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An introduction to Live Encoding with Azure Media Services

Publicado em 13 abril, 2015

Senior Program Manager, Azure Media Services
Since our release of Live Streaming in Azure Media Services last year, you have had access to the same instantly scalable, always available streaming solution that broadcasters have used time and again to deliver live events to millions of customers. You may have read through my colleagues’ blogs on using the Azure Management Portal or our .NET SDK to manage live events, and on how to produce a live feed. However, previously, in order to use Live Streaming, you were required to use an on-premises encoder to produce an adaptive bitrate video stream and push that to the cloud. With the preview release of Live Encoding, you can instead send a single bitrate live feed to Azure Media Services, have it encoded into an adaptive bitrate stream and deliver it to a wide variety of clients in delivery in MPEG-DASH, Microsoft Smooth Streaming, Apple HLS, or Adobe HDS formats. In this blog, I will provide an overview of this Live Encoding feature, which adds the following capabilities to Azure Media Services:
  • Live encoding of a single bitrate live feed into an adaptive bitrate stream
  • Ability to ingest a live feed over RTP protocol (MPEG Transport Streams), RTMP and Smooth Streaming
  • Ability to control insertion of slates, as well as to signal insertion of advertisements to the client
  • Ability to get a thumbnail preview of the live feed

What is Live Encoding?

When you are streaming a live event, your goal is  to deliver high quality video, under a variety of network conditions, to every device that your customers could possibly have. The problems of quality and network conditions have a solution: adaptive bitrate streaming. And the solution to the problem of multiple devices (and their capabilities) is a re-packaging system such as dynamic packaging. Adaptive bitrate streaming works by encoding the video into multiple video streams at different resolutions and bitrates, while keeping them synchronized. In addition, for a live event, you need to keep latency to a manageable number by processing the incoming video in real-time. This real-time video compression is Live Encoding, and it requires a lot of compute cycles. To stream live events, you are now looking at hardware boxes with fast CPUs, perhaps GPU acceleration. In addition, you are producing several (6 to 10) video streams, which means you also need a lot of bandwidth to get those streams to a CDN, which can then deliver the event to your customers. Your infrastructure costs start to add up… Live Encoding in Azure Media Services is a cloud based workflow that addresses such infrastructure concerns. With this feature, you only need to send in a single (high quality) video feed into an Azure data center , and the service handles the compute-intensive work of encoding it into an adaptive bitrate stream. This means you can run live events from remote locations (paying only for a good, fast WiFi or mobile network), and encoders built into cameras, or less expensive (even free) encoders that require less power. Our services are instantly scalable, which means you can handle spikes in your event schedules paying only for what you use.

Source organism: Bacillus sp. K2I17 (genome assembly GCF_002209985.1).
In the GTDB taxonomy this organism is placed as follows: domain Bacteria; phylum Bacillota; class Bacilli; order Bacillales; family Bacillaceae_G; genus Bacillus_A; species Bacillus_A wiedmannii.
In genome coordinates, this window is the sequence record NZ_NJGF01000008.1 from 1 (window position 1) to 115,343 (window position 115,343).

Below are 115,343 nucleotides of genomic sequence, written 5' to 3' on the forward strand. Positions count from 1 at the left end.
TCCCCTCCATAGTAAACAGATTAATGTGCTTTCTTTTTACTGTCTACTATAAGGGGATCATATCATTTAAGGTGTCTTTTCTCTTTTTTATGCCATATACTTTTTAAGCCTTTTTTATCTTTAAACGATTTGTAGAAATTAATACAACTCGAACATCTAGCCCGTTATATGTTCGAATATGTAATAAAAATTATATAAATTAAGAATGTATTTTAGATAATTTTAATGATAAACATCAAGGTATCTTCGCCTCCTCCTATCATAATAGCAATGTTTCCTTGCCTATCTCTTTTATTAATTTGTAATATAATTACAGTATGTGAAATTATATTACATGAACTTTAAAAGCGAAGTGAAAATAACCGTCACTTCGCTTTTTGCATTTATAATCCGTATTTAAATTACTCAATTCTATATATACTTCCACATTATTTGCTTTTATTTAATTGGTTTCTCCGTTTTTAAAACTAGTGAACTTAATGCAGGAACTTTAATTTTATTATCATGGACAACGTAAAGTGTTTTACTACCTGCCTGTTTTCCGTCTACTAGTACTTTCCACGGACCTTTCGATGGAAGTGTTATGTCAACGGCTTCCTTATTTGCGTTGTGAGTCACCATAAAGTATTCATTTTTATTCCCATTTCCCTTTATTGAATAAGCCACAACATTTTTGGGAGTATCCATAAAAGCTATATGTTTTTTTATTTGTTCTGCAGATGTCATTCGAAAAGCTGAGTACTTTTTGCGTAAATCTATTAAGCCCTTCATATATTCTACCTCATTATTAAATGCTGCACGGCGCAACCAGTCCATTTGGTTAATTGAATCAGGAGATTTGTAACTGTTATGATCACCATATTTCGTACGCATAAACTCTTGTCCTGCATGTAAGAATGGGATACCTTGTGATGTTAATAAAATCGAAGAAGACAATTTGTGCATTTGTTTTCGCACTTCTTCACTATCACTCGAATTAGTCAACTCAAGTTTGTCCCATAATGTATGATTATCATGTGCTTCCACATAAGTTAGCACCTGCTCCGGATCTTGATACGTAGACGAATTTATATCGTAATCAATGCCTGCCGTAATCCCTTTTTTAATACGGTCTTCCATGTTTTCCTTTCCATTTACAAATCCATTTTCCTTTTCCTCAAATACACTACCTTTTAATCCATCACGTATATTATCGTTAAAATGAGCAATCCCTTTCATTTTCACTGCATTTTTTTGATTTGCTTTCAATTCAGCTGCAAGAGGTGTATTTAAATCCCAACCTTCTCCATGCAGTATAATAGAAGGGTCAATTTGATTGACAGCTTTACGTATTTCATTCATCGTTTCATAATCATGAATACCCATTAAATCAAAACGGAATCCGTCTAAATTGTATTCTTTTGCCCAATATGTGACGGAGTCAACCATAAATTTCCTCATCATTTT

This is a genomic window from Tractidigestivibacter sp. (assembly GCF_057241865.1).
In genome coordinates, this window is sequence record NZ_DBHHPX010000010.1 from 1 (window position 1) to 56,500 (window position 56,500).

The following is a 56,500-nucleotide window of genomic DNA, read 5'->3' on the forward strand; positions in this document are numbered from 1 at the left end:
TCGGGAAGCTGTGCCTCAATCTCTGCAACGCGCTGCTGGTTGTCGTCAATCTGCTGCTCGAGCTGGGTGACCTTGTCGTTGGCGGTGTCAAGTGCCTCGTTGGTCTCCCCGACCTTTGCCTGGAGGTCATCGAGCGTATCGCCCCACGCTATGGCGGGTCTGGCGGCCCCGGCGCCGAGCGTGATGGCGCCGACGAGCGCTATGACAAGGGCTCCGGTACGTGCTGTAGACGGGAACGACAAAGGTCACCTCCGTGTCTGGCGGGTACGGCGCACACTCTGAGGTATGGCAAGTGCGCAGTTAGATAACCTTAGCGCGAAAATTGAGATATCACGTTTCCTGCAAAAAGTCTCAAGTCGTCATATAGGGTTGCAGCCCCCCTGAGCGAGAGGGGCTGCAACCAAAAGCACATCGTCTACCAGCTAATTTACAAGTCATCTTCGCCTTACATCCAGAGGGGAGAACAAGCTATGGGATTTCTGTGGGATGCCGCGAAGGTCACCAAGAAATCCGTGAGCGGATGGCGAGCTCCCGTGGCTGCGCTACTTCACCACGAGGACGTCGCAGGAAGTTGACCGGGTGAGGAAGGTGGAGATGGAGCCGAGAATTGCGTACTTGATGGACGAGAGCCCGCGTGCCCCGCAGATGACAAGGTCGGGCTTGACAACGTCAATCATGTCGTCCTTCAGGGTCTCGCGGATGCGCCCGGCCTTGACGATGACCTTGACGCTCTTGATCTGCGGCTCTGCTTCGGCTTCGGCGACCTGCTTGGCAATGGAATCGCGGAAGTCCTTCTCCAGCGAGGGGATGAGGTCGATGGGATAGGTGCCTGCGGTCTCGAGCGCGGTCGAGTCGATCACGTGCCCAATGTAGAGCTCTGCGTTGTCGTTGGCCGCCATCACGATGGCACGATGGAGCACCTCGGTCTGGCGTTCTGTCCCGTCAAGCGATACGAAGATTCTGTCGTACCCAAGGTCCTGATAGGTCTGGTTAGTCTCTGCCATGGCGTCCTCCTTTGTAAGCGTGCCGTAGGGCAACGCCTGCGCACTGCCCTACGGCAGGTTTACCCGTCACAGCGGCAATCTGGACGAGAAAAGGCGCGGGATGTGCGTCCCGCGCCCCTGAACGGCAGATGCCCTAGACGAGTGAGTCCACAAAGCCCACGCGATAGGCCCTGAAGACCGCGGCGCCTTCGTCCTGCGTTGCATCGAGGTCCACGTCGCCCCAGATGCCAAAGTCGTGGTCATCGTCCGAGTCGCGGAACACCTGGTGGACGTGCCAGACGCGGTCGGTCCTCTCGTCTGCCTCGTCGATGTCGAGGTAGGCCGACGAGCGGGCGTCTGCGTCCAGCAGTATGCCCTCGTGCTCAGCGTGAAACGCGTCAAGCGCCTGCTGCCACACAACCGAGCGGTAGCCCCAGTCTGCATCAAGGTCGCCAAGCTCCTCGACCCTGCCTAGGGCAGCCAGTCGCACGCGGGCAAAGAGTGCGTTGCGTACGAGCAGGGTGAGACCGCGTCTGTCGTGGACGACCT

How do I use Live Encoding?

You can set up Live Encoding to deliver live events via the following steps:
  1. Decide on which protocol you will use for the input live feed (see section below)
  2. Create a live Channel using our APIs or the Azure Management Portal, and choose the settings that meet your live encoding needs